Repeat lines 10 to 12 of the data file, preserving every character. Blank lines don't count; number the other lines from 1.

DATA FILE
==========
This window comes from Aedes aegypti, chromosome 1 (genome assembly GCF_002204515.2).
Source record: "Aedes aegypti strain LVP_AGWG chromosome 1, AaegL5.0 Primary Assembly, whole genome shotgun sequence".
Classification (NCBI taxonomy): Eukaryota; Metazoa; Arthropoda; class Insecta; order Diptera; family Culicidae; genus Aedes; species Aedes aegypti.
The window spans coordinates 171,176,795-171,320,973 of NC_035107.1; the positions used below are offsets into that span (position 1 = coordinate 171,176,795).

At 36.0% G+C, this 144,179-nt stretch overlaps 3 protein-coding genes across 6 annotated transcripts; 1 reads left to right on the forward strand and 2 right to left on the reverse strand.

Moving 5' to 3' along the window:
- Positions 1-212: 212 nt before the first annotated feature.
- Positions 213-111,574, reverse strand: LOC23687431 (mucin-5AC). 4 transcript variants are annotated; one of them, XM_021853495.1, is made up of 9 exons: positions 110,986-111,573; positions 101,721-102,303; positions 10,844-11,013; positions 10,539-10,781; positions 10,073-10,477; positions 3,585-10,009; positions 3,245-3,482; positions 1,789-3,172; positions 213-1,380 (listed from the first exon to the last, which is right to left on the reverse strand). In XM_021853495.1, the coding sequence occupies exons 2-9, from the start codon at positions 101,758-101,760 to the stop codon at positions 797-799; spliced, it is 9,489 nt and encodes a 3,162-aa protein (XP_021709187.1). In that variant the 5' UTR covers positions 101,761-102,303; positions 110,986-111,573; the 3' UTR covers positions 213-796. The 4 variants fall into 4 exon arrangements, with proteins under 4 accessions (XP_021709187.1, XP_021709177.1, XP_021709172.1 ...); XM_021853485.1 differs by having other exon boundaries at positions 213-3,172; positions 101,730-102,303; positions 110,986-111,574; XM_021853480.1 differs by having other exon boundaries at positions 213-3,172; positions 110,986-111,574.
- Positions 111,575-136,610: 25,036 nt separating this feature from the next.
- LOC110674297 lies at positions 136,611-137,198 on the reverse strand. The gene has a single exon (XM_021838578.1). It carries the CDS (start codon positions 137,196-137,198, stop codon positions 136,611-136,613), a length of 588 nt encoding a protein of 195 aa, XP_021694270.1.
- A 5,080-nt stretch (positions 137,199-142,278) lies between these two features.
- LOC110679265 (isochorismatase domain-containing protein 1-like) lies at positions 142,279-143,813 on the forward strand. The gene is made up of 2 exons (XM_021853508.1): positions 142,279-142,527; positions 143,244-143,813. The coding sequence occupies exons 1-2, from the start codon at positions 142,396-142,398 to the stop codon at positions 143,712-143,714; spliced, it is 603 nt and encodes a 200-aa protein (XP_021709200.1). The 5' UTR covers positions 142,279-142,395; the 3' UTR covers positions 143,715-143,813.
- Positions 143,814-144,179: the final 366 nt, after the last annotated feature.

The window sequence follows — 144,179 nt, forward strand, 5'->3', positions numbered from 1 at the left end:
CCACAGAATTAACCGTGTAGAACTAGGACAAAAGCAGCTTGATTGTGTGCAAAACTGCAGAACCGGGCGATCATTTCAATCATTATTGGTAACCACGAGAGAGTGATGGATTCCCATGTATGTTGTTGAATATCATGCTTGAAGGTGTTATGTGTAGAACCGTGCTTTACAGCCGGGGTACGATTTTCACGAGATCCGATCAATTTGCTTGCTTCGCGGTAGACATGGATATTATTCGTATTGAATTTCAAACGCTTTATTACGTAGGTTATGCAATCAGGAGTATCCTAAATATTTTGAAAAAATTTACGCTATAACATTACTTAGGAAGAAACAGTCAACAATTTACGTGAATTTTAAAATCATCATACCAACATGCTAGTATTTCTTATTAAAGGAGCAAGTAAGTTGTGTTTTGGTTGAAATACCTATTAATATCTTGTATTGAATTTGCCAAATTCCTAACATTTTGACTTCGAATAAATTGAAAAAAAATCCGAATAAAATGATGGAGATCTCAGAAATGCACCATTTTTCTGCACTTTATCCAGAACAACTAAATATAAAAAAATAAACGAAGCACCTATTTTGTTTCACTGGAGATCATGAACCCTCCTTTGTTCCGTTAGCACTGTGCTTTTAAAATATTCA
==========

- LOC110674297 lies at positions 136,611-137,198 on the reverse strand. The gene has a single exon (XM_021838578.1). It carries the CDS (start codon positions 137,196-137,198, stop codon positions 136,611-136,613), a length of 588 nt encoding a protein of 195 aa, XP_021694270.1.
- A 5,080-nt stretch (positions 137,199-142,278) lies between these two features.
- LOC110679265 (isochorismatase domain-containing protein 1-like) lies at positions 142,279-143,813 on the forward strand. The gene is made up of 2 exons (XM_021853508.1): positions 142,279-142,527; positions 143,244-143,813. The coding sequence occupies exons 1-2, from the start codon at positions 142,396-142,398 to the stop codon at positions 143,712-143,714; spliced, it is 603 nt and encodes a 200-aa protein (XP_021709200.1). The 5' UTR covers positions 142,279-142,395; the 3' UTR covers positions 143,715-143,813.